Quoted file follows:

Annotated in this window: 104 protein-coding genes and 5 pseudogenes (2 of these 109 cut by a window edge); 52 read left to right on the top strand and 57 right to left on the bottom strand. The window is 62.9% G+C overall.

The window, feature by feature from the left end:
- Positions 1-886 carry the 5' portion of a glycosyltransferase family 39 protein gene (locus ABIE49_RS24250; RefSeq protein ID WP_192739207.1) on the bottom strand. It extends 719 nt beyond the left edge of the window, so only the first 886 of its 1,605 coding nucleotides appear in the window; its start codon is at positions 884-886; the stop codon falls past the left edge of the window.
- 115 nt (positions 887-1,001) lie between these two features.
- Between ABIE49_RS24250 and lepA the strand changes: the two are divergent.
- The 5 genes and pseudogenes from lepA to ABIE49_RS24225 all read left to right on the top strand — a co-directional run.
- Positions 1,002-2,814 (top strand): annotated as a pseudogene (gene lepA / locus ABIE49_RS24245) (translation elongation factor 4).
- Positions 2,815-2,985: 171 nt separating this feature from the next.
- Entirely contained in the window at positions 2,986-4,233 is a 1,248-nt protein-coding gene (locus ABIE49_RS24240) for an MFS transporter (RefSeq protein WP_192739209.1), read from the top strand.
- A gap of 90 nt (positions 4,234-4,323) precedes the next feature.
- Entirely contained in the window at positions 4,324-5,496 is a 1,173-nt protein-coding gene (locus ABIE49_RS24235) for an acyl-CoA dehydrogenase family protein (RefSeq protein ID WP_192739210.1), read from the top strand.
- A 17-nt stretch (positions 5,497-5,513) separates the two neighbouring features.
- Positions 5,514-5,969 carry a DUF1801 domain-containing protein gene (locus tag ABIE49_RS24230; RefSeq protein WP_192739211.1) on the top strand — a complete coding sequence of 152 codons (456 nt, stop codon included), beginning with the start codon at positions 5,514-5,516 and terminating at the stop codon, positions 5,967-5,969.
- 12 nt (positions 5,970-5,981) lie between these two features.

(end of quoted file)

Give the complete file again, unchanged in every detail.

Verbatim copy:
Annotated in this window: 104 protein-coding genes and 5 pseudogenes (2 of these 109 cut by a window edge); 52 read left to right on the top strand and 57 right to left on the bottom strand. The window is 62.9% G+C overall.

The window, feature by feature from the left end:
- Positions 1-886 carry the 5' portion of a glycosyltransferase family 39 protein gene (locus ABIE49_RS24250; RefSeq protein ID WP_192739207.1) on the bottom strand. It extends 719 nt beyond the left edge of the window, so only the first 886 of its 1,605 coding nucleotides appear in the window; its start codon is at positions 884-886; the stop codon falls past the left edge of the window.
- 115 nt (positions 887-1,001) lie between these two features.
- Between ABIE49_RS24250 and lepA the strand changes: the two are divergent.
- The 5 genes and pseudogenes from lepA to ABIE49_RS24225 all read left to right on the top strand — a co-directional run.
- Positions 1,002-2,814 (top strand): annotated as a pseudogene (gene lepA / locus ABIE49_RS24245) (translation elongation factor 4).
- Positions 2,815-2,985: 171 nt separating this feature from the next.
- Entirely contained in the window at positions 2,986-4,233 is a 1,248-nt protein-coding gene (locus ABIE49_RS24240) for an MFS transporter (RefSeq protein WP_192739209.1), read from the top strand.
- A gap of 90 nt (positions 4,234-4,323) precedes the next feature.
- Entirely contained in the window at positions 4,324-5,496 is a 1,173-nt protein-coding gene (locus ABIE49_RS24235) for an acyl-CoA dehydrogenase family protein (RefSeq protein ID WP_192739210.1), read from the top strand.
- A 17-nt stretch (positions 5,497-5,513) separates the two neighbouring features.
- Positions 5,514-5,969 carry a DUF1801 domain-containing protein gene (locus tag ABIE49_RS24230; RefSeq protein WP_192739211.1) on the top strand — a complete coding sequence of 152 codons (456 nt, stop codon included), beginning with the start codon at positions 5,514-5,516 and terminating at the stop codon, positions 5,967-5,969.
- 12 nt (positions 5,970-5,981) lie between these two features.